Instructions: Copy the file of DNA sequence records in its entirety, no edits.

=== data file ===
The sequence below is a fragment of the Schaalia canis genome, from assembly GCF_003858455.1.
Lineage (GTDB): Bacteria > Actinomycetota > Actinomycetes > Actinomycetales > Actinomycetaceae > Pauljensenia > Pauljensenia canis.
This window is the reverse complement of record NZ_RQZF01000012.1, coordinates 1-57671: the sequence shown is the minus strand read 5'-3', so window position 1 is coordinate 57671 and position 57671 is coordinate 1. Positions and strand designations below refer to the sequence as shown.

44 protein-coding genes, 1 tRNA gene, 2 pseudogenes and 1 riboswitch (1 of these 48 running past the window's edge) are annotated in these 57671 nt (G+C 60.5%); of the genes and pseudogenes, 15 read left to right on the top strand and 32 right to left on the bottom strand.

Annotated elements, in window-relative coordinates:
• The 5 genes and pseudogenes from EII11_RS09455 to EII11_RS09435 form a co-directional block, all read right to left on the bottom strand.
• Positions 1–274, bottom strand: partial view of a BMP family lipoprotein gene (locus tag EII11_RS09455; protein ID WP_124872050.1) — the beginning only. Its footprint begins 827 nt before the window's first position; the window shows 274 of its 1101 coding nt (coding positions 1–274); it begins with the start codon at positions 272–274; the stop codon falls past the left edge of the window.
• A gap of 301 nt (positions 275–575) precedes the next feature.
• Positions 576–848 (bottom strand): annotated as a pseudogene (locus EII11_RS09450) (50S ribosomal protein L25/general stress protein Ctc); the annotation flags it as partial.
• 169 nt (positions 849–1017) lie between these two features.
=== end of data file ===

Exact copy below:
The sequence below is a fragment of the Schaalia canis genome, from assembly GCF_003858455.1.
Lineage (GTDB): Bacteria > Actinomycetota > Actinomycetes > Actinomycetales > Actinomycetaceae > Pauljensenia > Pauljensenia canis.
This window is the reverse complement of record NZ_RQZF01000012.1, coordinates 1-57671: the sequence shown is the minus strand read 5'-3', so window position 1 is coordinate 57671 and position 57671 is coordinate 1. Positions and strand designations below refer to the sequence as shown.

44 protein-coding genes, 1 tRNA gene, 2 pseudogenes and 1 riboswitch (1 of these 48 running past the window's edge) are annotated in these 57671 nt (G+C 60.5%); of the genes and pseudogenes, 15 read left to right on the top strand and 32 right to left on the bottom strand.

Annotated elements, in window-relative coordinates:
• The 5 genes and pseudogenes from EII11_RS09455 to EII11_RS09435 form a co-directional block, all read right to left on the bottom strand.
• Positions 1–274, bottom strand: partial view of a BMP family lipoprotein gene (locus tag EII11_RS09455; protein ID WP_124872050.1) — the beginning only. Its footprint begins 827 nt before the window's first position; the window shows 274 of its 1101 coding nt (coding positions 1–274); it begins with the start codon at positions 272–274; the stop codon falls past the left edge of the window.
• A gap of 301 nt (positions 275–575) precedes the next feature.
• Positions 576–848 (bottom strand): annotated as a pseudogene (locus EII11_RS09450) (50S ribosomal protein L25/general stress protein Ctc); the annotation flags it as partial.
• 169 nt (positions 849–1017) lie between these two features.